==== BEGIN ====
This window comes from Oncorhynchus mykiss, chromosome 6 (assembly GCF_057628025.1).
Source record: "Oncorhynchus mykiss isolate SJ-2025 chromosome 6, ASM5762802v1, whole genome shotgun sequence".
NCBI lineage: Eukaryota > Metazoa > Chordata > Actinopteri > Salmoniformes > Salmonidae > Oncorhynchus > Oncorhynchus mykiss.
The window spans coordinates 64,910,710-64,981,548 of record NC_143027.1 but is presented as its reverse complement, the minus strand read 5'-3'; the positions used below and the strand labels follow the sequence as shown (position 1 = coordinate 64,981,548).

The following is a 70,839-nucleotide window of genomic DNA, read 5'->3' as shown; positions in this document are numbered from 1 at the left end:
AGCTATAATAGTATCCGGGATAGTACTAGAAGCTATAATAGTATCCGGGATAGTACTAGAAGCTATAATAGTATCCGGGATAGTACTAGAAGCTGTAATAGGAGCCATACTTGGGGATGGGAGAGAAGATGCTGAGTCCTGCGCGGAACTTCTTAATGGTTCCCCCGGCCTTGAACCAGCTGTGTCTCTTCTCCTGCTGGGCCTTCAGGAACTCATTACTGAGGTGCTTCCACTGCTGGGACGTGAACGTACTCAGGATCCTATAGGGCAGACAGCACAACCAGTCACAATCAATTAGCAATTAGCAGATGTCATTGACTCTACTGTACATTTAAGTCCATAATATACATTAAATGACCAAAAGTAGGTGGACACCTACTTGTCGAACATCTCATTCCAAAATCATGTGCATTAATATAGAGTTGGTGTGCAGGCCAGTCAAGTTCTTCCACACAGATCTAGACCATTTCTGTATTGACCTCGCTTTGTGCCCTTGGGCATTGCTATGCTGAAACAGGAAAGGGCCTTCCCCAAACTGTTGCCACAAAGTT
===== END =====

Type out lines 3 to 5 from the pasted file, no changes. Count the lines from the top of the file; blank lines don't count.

NCBI lineage: Eukaryota > Metazoa > Chordata > Actinopteri > Salmoniformes > Salmonidae > Oncorhynchus > Oncorhynchus mykiss.
The window spans coordinates 64,910,710-64,981,548 of record NC_143027.1 but is presented as its reverse complement, the minus strand read 5'-3'; the positions used below and the strand labels follow the sequence as shown (position 1 = coordinate 64,981,548).

The following is a 70,839-nucleotide window of genomic DNA, read 5'->3' as shown; positions in this document are numbered from 1 at the left end: